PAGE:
Nine Lives - A Photo Exhibition by AP photographer Vincent Yu
to Mar 1

Nine Lives - A Photo Exhibition by AP photographer Vincent Yu

  • Anita Chan Lai-ling Gallery - Fringe Club (map)
  • Google Calendar ICS

The exhibition will feature a selected body of works by Yu from his newly-published “hong kong/china photographers nine”, a photo book comprising images from nine different news assignments undertaken by Yu over the years as a news photographer work for the Associated Press.

Yu’s career in news and documentary photography has spanned over three decades during which he has covered some of the most important and historic news events across the Asia-Pacific region. If press photography serves as cultural documents of our social and political history, then Yu, like many fellow photojournalists, are revelators of truth to spectators in distant lands. The temperament communicated through Yu’s imageries provides a stark contrast to the economic transformation many of these places have undergone. Armed with objective and subjective awareness, Yu’s works extend beyond symbolism and cover illustrative aspects of this photography genre.

Yu’s latest “hong kong/china photographers nine” is the ninth-part of a photo book series published by Hong Kong-based Asia One Books that feature works of Hong Kong’s most esteemed photographers of different genres.

Venue ︰Anita Chan Lai-ling Gallery - Fringe Club, 2 Lower Albert Road, Central, Hong Kong

Opening Hours︰10:00 – 22:00


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to Sep 25

Photoville 2016 Exhibit Featuring AP's Oded Balilty


Contenders in Israel’s first transgender pageant polished their moves and competed in “Miss Trans Israel.” Talleen Abu Hanna, 21, an Israeli from a Catholic Arab family, was crowned the winner of the 2016 pageant held at HaBima, Israel’s national theater, in Tel Aviv. The 12 finalists spent long hours practicing their routines, strutting in stiletto heels and modeling evening gowns and swim wear.

The competition is more than a show of beauty and pride. It also is a display of coexistence and tolerance, bringing together contestants from Israel’s Jewish, Muslim and Christian communities. The contestants describe themselves as a family of sorts, saying they find strength in one another.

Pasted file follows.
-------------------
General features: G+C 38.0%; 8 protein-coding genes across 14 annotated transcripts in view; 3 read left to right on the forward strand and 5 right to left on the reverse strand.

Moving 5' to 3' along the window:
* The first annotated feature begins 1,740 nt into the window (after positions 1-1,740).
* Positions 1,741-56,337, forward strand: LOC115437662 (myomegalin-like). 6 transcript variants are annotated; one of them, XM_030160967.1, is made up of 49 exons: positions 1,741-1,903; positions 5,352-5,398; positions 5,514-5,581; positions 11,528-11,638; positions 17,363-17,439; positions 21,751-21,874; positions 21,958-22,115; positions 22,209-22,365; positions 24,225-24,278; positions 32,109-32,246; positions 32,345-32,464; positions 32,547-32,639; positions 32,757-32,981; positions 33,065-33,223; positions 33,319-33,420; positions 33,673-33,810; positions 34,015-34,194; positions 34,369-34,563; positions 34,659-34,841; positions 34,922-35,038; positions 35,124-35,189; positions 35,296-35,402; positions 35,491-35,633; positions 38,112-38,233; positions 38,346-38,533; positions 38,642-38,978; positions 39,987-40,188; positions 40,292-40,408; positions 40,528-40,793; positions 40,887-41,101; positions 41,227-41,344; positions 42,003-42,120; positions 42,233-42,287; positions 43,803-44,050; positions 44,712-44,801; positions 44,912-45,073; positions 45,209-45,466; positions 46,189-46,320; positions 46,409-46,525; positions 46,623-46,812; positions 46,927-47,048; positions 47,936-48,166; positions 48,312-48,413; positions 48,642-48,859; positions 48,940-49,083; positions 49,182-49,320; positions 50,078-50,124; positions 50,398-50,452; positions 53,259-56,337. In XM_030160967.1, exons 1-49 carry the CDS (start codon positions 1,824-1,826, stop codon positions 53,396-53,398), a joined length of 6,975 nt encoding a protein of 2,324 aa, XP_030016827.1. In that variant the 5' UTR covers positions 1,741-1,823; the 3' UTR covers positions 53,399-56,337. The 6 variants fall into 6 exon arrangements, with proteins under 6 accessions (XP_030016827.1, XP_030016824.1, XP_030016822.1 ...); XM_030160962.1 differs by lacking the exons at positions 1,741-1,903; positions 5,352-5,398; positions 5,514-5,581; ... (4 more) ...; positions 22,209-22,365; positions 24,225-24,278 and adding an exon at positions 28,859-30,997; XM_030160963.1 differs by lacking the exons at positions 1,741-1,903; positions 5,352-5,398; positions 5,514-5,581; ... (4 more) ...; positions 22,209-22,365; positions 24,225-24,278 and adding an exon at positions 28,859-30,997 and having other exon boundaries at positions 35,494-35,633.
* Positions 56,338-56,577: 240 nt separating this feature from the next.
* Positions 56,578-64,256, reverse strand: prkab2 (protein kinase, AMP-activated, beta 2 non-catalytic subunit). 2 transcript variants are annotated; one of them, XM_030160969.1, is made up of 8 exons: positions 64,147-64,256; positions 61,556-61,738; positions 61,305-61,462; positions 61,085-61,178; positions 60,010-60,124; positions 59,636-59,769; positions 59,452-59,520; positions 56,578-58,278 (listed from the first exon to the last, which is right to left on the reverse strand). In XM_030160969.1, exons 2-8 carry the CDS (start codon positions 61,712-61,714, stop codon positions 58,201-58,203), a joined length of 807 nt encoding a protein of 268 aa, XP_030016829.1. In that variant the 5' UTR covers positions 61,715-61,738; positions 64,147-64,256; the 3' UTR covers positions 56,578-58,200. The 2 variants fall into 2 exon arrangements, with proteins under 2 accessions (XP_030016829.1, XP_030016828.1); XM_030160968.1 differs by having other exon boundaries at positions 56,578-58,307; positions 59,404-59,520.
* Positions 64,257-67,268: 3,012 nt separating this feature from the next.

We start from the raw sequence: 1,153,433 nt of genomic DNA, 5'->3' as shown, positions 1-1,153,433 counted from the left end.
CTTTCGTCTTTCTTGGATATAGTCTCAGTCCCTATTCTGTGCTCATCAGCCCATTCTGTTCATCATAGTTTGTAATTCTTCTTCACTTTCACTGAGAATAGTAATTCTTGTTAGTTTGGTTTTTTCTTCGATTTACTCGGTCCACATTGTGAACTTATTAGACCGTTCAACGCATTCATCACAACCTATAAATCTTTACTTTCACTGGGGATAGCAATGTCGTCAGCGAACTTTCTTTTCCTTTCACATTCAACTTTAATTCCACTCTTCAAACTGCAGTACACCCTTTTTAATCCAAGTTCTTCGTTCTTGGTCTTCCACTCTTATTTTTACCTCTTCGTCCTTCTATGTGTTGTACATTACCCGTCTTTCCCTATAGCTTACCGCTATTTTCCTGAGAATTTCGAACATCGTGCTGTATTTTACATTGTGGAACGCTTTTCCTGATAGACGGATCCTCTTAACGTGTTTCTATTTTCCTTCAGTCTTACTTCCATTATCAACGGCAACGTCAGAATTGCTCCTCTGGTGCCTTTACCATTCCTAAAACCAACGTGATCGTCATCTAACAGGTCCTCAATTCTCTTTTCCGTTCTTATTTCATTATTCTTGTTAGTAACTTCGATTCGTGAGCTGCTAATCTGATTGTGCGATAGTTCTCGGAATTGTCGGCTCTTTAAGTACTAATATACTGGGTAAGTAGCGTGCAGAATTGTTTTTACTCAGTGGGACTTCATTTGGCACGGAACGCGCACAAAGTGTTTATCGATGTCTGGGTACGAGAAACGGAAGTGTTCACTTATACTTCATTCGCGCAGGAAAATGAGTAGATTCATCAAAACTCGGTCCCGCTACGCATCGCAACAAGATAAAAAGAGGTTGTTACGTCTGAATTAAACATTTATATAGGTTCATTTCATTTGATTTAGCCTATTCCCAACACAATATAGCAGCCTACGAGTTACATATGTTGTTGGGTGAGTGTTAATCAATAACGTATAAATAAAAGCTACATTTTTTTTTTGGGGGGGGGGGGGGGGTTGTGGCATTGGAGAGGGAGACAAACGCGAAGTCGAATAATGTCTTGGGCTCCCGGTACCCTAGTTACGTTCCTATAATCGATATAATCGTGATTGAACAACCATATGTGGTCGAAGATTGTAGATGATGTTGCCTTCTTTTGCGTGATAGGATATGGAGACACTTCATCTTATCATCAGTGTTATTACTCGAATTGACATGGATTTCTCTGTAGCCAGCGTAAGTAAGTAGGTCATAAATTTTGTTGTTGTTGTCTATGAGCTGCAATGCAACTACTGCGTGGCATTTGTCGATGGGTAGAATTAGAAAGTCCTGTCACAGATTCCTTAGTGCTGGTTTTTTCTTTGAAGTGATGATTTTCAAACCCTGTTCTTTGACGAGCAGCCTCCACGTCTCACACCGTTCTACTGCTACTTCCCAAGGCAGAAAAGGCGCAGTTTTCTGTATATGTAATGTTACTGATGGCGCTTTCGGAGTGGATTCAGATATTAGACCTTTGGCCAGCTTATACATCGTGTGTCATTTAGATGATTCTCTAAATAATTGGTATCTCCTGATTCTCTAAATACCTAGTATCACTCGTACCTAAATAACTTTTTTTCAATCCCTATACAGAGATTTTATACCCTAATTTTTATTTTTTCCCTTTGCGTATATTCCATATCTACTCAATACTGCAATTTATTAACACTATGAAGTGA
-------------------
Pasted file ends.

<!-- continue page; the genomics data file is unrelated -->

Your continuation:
Israel is generally tolerant of gays, and Tel Aviv has emerged as one of the world’s most gay-friendly travel destinations. The Israeli city stands in sharp contrast to most of the rest of the Middle East, where gays are persecuted or even killed in some places. Gay and transgender soldiers openly serve in Israel’s military, and in 1998, a transgender singer, Dana International, won the popular Eurovision song contest. But homosexuality is often shunned in religiously observant Jewish and Muslim communities. Last year, an extremist ultra-Orthodox Jew stabbed a teenage girl to death at a Jerusalem Pride parade.


Oded Balilty is a Pulitzer Prize-winning Israeli photographer. Born and raised in Jerusalem, he began his career as a photographer for the Israeli army magazine Bamahane. In 2002, at the height of the second Palestinian uprising, he joined The Associated Press. In 2007, he won the Pulitzer Prize for his photograph of a lone Jewish settler confronting Israeli security officers during the evacuation of a West Bank settlement outpost. He is the first and only Israeli photographer to receive the Pulitzer Prize. From 2007-2008, he was based in Beijing for AP. Balilty lives in Tel Aviv and photographs current events and documentary features for AP in Israel, the Palestinian Territories, and around the world. Besides his photojournalism, his fine art photography has been exhibited in galleries in Europe and Israel.

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